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I have a question related to application of a linear mixed effect model.

I have land use data in percentage, which is the predictor, and a water quality score (e.g. 100) as response variable for 100 areas. However, for each area I have only one set of data both for predictors and response variable. I was wondering, can I use a linear mixed effect model to determine which land use is significantly contributing the water quality score? This question arises as I don't have repeated measures for each area. I am providing some of my data to better explain my question.

Data:

Ag.land  Forest  Urban_H  Urban_M   Urban_L  Wetland        Water quality score
Area-1    4.9      65      1.09      .18       .40       19.09           73.7
Area-2     6.73     19.72   24.28    0.36      1.91     27.61            57.03

Similarly, I have data for Area-3 up to Area-100.

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    $\begingroup$ Is your intention to learn about linear mixed models or to understand the relationships between water quality scores and land use? If it's the latter, then I recommend that you completely rewrite this post: drop all references to mixed models and ask instead about how you might create a useful model. $\endgroup$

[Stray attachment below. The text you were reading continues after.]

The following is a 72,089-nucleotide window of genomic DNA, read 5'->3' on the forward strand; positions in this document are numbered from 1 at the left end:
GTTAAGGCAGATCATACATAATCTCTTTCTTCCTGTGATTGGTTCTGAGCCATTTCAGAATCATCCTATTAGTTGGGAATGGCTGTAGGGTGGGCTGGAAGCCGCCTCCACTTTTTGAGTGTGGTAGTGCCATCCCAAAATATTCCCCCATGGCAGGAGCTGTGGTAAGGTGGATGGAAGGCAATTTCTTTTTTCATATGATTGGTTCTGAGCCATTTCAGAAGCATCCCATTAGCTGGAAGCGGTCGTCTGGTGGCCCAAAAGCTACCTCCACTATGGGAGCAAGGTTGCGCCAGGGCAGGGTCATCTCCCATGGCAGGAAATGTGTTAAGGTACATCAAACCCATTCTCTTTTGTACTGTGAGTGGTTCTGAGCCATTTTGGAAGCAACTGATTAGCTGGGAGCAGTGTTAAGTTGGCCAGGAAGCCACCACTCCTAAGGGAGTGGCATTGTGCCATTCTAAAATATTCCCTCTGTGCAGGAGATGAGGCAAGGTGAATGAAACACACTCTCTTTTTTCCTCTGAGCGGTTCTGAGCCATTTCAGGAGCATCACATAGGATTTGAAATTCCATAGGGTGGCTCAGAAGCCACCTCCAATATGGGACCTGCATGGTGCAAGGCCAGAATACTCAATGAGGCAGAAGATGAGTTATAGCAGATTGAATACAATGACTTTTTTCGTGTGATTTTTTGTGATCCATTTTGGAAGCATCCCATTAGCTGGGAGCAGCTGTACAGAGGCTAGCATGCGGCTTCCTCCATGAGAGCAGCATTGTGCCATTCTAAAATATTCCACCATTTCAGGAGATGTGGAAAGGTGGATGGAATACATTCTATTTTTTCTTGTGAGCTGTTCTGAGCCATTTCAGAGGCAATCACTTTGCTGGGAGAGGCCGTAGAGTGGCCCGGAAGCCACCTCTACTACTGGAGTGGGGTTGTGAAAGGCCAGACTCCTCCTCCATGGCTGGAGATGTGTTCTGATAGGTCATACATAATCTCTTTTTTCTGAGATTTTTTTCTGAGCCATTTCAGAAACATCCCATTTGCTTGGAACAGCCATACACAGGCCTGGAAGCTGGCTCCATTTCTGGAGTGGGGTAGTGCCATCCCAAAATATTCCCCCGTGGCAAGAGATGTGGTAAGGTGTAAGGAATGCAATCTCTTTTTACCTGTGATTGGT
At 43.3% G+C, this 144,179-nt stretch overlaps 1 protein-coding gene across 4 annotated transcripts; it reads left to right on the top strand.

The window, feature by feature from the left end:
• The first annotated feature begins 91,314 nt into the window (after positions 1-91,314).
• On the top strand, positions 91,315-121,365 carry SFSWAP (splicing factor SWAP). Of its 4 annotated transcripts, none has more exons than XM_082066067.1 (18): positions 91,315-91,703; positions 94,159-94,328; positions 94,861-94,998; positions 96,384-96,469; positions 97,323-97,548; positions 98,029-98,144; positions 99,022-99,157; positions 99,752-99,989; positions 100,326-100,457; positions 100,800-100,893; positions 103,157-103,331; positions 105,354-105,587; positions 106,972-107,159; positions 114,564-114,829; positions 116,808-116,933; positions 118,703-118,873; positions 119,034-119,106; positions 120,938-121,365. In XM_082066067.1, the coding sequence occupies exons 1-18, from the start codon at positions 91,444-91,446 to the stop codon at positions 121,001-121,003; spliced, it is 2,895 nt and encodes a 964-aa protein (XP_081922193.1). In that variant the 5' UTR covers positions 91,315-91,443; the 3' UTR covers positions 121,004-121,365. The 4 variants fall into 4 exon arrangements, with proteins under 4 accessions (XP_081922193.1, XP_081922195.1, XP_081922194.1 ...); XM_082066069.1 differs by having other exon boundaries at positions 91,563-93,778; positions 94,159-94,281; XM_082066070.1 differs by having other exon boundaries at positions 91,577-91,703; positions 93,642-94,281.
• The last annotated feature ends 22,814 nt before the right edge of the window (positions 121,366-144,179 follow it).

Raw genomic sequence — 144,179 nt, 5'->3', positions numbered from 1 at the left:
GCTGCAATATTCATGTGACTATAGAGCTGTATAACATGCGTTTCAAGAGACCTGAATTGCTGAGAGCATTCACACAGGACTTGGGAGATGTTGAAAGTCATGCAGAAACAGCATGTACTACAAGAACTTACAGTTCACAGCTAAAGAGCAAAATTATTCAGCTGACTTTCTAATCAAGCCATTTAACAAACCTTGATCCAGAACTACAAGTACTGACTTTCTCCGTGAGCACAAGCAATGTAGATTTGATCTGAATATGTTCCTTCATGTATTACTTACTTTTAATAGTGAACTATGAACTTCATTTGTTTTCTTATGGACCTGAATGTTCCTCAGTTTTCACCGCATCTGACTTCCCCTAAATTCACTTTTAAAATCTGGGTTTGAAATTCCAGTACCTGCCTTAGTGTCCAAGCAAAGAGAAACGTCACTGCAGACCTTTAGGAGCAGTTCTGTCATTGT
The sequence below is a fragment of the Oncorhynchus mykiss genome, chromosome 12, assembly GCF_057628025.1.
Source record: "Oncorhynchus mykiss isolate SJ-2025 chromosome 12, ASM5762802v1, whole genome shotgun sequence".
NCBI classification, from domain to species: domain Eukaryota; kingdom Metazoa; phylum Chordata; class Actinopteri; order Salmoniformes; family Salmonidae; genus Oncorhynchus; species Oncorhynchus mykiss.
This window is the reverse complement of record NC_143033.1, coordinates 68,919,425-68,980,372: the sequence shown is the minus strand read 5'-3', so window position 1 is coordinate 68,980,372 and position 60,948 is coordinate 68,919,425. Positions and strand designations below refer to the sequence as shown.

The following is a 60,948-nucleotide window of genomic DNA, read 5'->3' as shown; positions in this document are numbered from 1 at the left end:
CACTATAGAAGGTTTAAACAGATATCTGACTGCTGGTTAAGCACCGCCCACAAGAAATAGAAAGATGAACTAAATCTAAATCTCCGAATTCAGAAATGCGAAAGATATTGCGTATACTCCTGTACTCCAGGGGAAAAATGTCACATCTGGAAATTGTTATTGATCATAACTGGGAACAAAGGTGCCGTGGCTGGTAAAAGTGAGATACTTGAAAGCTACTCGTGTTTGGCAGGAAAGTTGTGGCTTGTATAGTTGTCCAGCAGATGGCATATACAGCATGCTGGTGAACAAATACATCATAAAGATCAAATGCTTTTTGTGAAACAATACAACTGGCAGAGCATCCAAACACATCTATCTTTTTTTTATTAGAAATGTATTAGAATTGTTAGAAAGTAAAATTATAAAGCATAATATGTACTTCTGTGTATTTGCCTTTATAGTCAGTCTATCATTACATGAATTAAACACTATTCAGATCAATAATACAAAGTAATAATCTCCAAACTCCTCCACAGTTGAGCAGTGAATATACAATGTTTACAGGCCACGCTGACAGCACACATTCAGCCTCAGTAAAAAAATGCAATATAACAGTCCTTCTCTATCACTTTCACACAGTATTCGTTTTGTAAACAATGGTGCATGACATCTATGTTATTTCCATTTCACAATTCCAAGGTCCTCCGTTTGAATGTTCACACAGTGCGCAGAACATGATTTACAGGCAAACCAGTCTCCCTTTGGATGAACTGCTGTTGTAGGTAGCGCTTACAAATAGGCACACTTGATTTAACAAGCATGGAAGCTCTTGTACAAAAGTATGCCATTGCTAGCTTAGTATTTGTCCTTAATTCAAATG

– whuber
    May 1, 2015 at 14:23
  • $\begingroup$ Whuber, Thank you very much! I want to understand the relationship between water quality score and land use matrices. $\endgroup$
    – Raj
    May 4, 2015 at 12:22

1 Answer 1

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If you don't have repeated measures or spatial clustering then you don't need a mixed model. You can just use some (non-mixed) form of regression.

Of course, you could pose this as a mixed model with no random effect, but that wouldn't really be a mixed model. (That is, you could use e.g PROC MIXED in SAS to do a regular regression).

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